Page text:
A recent letter addressed to Our Editor revealed the shocking experience of a family subjected to ongoing harassment by an aggressive mob. The letter detailed the relentless attacks on their home, which eventually forced the family to vacate their residence. As a direct consequence of the harrowing ordeal, the individual who penned the letter is currently bedridden due to illness. This tragic situation highlights the extent of the family’s suffering and the lasting impact that these terrifying encounters have had on their well-being.
On Friday, May, my daughter being ill, I sent for Dr Long. That night the door to the room was broken into by a mob, who crowded the stairs from the streets. They threw stones into the room, breaking five panes of the window and almost hitting our four-month-old baby. My wife was also stoned and her can was smashed.
Later that evening, a Catholic priest named Timothy Ryn came into the room and confronted us, accusing us of causing annoyance to his people. I responded that if they were his people, they were a disgrace to their clergy. He then said, “Go back; you will only have half of it and you won’t have the best of it.” I asked him to leave the room, but instead, he walked over to the window and said he would stay as long as he liked, and that Dr Long was not a proper person to bring to our people. He left the room eventually.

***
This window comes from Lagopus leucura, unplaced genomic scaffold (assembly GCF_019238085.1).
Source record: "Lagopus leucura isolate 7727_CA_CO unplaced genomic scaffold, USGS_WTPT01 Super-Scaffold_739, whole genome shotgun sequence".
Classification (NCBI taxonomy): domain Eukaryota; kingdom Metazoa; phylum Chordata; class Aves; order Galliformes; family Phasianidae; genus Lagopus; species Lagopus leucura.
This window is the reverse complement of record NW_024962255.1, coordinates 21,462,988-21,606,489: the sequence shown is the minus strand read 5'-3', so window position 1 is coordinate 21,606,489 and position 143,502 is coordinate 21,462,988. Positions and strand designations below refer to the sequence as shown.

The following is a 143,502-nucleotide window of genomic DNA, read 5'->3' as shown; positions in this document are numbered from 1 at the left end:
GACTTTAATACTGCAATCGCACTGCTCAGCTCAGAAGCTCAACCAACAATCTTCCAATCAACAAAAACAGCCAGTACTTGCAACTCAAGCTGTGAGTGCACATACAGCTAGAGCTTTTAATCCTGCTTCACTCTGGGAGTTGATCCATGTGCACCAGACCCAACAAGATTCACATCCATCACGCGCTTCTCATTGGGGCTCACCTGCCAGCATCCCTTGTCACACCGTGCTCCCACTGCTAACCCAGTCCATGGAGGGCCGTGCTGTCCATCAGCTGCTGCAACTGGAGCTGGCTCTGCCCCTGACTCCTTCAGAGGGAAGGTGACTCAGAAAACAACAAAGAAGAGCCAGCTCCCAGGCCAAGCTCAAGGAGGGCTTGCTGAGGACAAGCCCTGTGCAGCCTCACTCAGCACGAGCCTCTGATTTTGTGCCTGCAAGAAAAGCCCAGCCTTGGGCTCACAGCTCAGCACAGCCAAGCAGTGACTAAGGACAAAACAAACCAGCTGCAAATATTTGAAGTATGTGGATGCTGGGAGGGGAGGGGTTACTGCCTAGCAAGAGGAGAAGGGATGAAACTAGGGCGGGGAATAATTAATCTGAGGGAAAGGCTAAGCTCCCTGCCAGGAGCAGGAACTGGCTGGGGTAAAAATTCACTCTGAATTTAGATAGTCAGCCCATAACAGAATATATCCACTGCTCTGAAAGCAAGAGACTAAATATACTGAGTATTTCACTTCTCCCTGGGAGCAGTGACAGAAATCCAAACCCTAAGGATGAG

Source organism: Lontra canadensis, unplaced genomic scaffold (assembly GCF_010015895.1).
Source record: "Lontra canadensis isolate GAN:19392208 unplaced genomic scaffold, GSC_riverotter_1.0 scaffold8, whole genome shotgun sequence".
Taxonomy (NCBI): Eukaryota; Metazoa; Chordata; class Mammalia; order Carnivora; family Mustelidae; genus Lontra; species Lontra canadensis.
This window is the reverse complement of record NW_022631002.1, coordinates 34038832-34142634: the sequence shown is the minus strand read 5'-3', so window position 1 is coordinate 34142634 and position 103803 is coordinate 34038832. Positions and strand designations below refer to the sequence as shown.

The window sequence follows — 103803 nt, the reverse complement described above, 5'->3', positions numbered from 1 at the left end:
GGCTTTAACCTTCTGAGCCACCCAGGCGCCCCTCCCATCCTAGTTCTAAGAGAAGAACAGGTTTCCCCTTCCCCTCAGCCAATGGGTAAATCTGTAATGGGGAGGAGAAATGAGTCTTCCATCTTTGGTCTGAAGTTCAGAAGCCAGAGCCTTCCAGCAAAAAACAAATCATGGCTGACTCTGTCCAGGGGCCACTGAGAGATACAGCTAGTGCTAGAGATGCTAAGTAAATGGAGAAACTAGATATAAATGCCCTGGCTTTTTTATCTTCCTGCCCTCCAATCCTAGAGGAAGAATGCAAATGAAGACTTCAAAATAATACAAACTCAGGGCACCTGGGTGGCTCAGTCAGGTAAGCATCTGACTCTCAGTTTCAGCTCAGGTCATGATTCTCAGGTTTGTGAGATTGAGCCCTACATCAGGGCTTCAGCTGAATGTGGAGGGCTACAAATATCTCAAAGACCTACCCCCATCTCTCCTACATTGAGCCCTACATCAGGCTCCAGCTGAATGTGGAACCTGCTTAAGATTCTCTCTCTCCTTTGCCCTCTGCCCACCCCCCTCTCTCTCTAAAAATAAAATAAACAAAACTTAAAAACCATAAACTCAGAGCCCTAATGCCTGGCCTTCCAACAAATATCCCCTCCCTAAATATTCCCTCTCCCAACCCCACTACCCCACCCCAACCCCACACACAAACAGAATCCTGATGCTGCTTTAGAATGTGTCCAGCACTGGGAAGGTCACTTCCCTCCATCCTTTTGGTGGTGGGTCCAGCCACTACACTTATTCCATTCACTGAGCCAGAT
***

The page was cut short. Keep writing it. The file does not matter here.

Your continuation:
On June 4th, I received a letter from our landlord, who advised us not to rely on the police for protection, and urged us to leave our location soon. The letter also mentioned that we were defying the local people, which would only make matters worse. Subsequently, I was served with a notice to quit the room by the landlord’s agent, James Monaghan.
As a result of this harassment, I am now bedridden with a sore throat and chest, and cannot speak. Our water supply has been cut off, our key has been taken away, and our windows have been constantly targeted. My daughter even had a stone thrown at her eye, which is now black. My wife and daughter were provided with a police escort to the railway station when they left for Cork on Friday, but their departure was made difficult by the hostile crowd. I wanted to make these facts public, as I am a struggling man and cannot support my family due to my illness.
19 Broad Street, Limerick, 8th June
Belfast News-Letter – Tuesday 11 June 1901